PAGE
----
Why the US is Not Alone: the Rise of Conservatism Around the World

For the past four years, many Americans have felt that the nation was being laughed at by the rest of the world due to a chaotic administration that is less than poised. Many have described the politics in the US as entertainment. One man in Australia stated to Reuters “The news is so much better when Trump is in [...] You never know what he said, it’s so good. I think it’ll be less interesting if Trump loses”. 

It is easy for those in the US to feel we are the sole country handling an emergence in the far right including racist and xenophobic rhetoric. However, a rise in conservatism is a phenomenon that is occurring around the world, and the US is in fact not alone. 

Far right political parties are emerging around Europe and are gaining more votes in national elections. BBC creating an outline of the far-right parties and described the various parties around the EU and their leaders. Hungary is a nation in particular that has a rise in the far-right with their Prime Minister, Viktor Orban, being a part of the Fidesz party and running on a platform of anti-muslim immigration in the name of defending Hungary. BBC quotes Orban in saying that muslim migrants could cause "a Europe with a mixed population and no sense of identity." The sentiment that the European identity is in danger is not solely spoken in Hungary. 


Perhaps the most well known far-right leader and party is Marine Le Pen with The National Front. Le Pen utilizes fear to appeal to the French People often stating the French identity is in peril. In her speech after qualifying for the second round of the French presidential race in 2017, Le Pen stated that she was tasked with protecting the “French nation, its unity, its security, its culture, its prosperity and its independence.” 

In Britain, Brexit is yet another example of far-right conservative values rising abroad. A major reason Britain chose to leave the EU was due to the loose immigration laws between the European nations Vox quoted far-right party leader, Nigel Farage, in saying “large-scale migration of low-wage workers from elsewhere in Europe has depressed wages for native-born Britons” when referring to the EU immigration laws. Vox elaborated that Farage makes baseless claims that stricter immigration would protect British women from sexual violence.

This claim is certainly not new for those in the US as it is similar to President Trump’s now infamous quote when referring to Mexican immigration in which he claims "[t]hey're sending people that have a lot of problems, and they're bringing those problems with us. They're bringing drugs. They're bringing crime. They're rapists. And some, I assume, are good people.” This is again a blatant use of fear mongering to gain support; a common thread throughout far-right parties.

donald trump speaking at a rally Photo by Gage Skidmore from Flickr

It is important to note that Vox did mention Farage is an extreme example of a far-right politician in Britain. However, the article did state that “like the US, Britain is currently experiencing an upsurge of nativist sentiments, and these attitudes are providing a boost for the campaign to leave the EU”.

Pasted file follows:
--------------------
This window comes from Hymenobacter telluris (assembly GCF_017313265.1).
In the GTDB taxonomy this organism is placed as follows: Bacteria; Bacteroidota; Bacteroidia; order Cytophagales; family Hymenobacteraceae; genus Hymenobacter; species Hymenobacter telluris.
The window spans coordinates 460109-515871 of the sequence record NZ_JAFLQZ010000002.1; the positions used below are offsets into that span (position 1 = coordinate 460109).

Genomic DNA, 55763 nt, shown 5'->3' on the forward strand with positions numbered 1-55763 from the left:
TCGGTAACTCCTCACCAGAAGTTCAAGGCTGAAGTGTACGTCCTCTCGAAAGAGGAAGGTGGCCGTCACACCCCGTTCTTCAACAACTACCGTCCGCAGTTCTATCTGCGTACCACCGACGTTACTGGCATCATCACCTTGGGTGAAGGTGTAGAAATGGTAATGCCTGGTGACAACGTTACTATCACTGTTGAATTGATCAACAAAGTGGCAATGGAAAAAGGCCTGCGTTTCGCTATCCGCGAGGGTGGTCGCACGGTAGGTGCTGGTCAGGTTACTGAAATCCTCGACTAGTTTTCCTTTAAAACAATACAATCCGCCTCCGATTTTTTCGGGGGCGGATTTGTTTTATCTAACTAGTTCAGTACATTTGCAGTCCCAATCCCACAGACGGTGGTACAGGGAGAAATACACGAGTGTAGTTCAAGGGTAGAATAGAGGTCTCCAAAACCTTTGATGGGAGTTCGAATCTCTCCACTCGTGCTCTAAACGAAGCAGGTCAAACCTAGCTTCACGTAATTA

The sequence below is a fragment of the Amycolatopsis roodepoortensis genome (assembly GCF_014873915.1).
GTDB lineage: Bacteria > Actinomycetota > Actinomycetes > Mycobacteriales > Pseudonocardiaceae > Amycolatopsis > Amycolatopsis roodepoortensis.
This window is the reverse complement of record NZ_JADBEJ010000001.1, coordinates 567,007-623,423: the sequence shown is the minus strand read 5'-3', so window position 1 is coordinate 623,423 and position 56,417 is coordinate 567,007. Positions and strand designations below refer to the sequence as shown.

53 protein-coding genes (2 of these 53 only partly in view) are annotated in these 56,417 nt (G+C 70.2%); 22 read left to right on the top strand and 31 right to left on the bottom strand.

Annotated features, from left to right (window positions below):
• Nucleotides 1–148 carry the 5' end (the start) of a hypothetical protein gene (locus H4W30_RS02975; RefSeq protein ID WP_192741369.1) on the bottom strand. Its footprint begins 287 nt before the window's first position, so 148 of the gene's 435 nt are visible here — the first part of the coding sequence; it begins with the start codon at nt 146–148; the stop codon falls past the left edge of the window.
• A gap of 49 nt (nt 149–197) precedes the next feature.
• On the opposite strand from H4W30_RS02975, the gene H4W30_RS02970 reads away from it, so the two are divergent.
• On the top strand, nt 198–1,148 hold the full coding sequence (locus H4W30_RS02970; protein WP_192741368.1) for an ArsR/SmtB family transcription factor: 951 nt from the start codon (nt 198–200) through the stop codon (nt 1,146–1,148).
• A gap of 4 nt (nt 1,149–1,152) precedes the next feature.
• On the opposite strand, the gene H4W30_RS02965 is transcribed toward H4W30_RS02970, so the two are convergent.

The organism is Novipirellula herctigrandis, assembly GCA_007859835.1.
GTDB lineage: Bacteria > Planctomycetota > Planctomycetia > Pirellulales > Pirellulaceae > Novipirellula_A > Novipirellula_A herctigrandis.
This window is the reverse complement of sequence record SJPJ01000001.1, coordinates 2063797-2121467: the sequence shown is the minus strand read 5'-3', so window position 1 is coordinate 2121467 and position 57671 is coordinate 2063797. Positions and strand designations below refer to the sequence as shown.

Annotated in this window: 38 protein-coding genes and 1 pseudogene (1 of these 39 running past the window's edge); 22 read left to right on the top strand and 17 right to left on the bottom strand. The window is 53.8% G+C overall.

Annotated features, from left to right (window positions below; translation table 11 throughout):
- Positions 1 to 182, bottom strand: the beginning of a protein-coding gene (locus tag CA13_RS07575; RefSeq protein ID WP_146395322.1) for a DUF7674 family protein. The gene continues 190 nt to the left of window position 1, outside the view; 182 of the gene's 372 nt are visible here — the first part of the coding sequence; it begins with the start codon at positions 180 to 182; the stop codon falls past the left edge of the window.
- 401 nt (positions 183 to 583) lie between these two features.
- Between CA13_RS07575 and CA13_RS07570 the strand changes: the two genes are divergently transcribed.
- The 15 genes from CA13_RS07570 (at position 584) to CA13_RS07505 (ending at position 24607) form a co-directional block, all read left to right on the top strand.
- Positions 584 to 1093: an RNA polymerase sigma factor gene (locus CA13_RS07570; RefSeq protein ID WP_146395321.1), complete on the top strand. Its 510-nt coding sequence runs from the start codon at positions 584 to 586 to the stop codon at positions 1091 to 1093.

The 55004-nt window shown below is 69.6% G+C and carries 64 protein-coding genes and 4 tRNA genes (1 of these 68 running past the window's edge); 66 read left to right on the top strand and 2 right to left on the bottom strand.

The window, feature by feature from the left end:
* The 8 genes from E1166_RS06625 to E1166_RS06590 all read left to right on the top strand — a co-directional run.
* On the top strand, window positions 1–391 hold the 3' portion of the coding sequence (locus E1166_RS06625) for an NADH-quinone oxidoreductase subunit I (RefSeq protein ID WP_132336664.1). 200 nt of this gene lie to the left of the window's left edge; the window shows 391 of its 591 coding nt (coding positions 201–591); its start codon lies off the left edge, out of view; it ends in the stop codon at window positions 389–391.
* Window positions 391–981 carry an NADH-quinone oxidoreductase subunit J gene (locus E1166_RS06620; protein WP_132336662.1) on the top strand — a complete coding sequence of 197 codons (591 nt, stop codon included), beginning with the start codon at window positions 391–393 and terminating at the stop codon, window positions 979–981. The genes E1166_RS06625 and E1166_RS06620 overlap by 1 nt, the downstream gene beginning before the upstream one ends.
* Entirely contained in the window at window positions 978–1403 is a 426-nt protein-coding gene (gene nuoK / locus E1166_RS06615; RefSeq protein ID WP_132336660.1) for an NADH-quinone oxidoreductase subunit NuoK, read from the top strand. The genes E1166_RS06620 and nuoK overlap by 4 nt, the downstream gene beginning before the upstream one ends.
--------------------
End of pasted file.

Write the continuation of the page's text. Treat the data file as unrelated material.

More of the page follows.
In addition to similar nationalist policies and xenophobic rhetoric, most of the rising conservative parties share a common support base. BBC reported that over half of those ages 45 and up voted to leave the EU. This is similar to Trump’s voting base as the Roper Center reported that those over 45 also voted for Trump. 

Another similar voting group between far-right parties are industrial workers, particularly those who have lost their jobs due to increasing environmental concerns. In the US, coal miners support Donald Trump because he often recognizes their concerns. The Columbus Dispatch quoted him at a campaign rally in West Virginia where he stated “[w]e’re going to get those miners back to work,” His sentiments for coal miners and against environmental restrictions helped create his enthusiastic support base. 

coal factory smoke Photo by veeterzy on Unsplash

In Britain, supporters of Brexit are similar to Trump supporters; often being industrial workers who are fearful for their job in a post-industrial society. The EU imposes many regulations especially on the environment. BBC found that between 1993 and 2014, 62% of laws and regulations introduced in the UK were from EU obligations. Although BBC also pointed out that many of these were existing laws in Britain,many supporters of conservative groups do not see this. They are simply fearful for their job that could be gone due to these regulations. 

Far-right parties appeal to this fear and often find a scapegoat to blame. Many times the leaders blame migrants who they often claim are stealing jobs or liberals that want to place regulations. Although it may be comforting to know the US is not alone is this phenomenon it is also all the more concerning. If liberal parties and leaders want to combat this rise of conservatism the disconnect between rural industrial workers and those in cities who usually vote liberal must be mended. 


Sources: 1, 2, 3, 4, 5, 6, 7, 8, 9

Photos: Her Campus Media